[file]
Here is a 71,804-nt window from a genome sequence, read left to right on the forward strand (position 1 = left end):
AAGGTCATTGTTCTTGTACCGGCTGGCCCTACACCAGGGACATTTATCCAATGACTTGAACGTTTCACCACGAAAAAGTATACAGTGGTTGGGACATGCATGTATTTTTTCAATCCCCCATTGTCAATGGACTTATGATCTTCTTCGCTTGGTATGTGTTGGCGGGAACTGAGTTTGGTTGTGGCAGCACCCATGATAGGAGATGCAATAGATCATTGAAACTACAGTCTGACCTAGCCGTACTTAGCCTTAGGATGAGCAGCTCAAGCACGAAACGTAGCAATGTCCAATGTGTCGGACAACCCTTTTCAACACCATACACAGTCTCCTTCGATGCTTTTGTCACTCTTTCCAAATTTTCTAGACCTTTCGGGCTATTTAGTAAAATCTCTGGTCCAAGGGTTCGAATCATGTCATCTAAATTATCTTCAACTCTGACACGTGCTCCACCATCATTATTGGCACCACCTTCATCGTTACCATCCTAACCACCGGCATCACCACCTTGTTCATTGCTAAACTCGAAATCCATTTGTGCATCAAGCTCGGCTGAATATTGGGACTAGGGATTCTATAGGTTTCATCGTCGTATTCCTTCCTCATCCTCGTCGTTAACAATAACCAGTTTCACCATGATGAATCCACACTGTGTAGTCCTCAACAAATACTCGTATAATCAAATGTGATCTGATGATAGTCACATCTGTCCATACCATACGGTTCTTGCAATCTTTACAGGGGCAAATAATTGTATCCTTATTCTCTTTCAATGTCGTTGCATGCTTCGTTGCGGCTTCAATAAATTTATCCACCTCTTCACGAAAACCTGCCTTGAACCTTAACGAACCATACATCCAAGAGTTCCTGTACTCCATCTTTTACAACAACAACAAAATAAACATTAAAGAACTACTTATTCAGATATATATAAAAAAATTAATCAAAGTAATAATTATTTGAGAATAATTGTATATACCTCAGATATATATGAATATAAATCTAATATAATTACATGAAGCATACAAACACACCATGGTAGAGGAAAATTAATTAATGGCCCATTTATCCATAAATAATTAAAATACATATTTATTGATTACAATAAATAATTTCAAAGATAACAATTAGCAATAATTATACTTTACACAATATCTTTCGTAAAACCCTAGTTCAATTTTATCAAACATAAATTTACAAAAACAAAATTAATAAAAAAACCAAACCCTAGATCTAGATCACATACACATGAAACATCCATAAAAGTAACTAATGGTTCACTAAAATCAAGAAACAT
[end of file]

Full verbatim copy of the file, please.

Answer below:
Here is a 71,804-nt window from a genome sequence, read left to right on the forward strand (position 1 = left end):
AAGGTCATTGTTCTTGTACCGGCTGGCCCTACACCAGGGACATTTATCCAATGACTTGAACGTTTCACCACGAAAAAGTATACAGTGGTTGGGACATGCATGTATTTTTTCAATCCCCCATTGTCAATGGACTTATGATCTTCTTCGCTTGGTATGTGTTGGCGGGAACTGAGTTTGGTTGTGGCAGCACCCATGATAGGAGATGCAATAGATCATTGAAACTACAGTCTGACCTAGCCGTACTTAGCCTTAGGATGAGCAGCTCAAGCACGAAACGTAGCAATGTCCAATGTGTCGGACAACCCTTTTCAACACCATACACAGTCTCCTTCGATGCTTTTGTCACTCTTTCCAAATTTTCTAGACCTTTCGGGCTATTTAGTAAAATCTCTGGTCCAAGGGTTCGAATCATGTCATCTAAATTATCTTCAACTCTGACACGTGCTCCACCATCATTATTGGCACCACCTTCATCGTTACCATCCTAACCACCGGCATCACCACCTTGTTCATTGCTAAACTCGAAATCCATTTGTGCATCAAGCTCGGCTGAATATTGGGACTAGGGATTCTATAGGTTTCATCGTCGTATTCCTTCCTCATCCTCGTCGTTAACAATAACCAGTTTCACCATGATGAATCCACACTGTGTAGTCCTCAACAAATACTCGTATAATCAAATGTGATCTGATGATAGTCACATCTGTCCATACCATACGGTTCTTGCAATCTTTACAGGGGCAAATAATTGTATCCTTATTCTCTTTCAATGTCGTTGCATGCTTCGTTGCGGCTTCAATAAATTTATCCACCTCTTCACGAAAACCTGCCTTGAACCTTAACGAACCATACATCCAAGAGTTCCTGTACTCCATCTTTTACAACAACAACAAAATAAACATTAAAGAACTACTTATTCAGATATATATAAAAAAATTAATCAAAGTAATAATTATTTGAGAATAATTGTATATACCTCAGATATATATGAATATAAATCTAATATAATTACATGAAGCATACAAACACACCATGGTAGAGGAAAATTAATTAATGGCCCATTTATCCATAAATAATTAAAATACATATTTATTGATTACAATAAATAATTTCAAAGATAACAATTAGCAATAATTATACTTTACACAATATCTTTCGTAAAACCCTAGTTCAATTTTATCAAACATAAATTTACAAAAACAAAATTAATAAAAAAACCAAACCCTAGATCTAGATCACATACACATGAAACATCCATAAAAGTAACTAATGGTTCACTAAAATCAAGAAACAT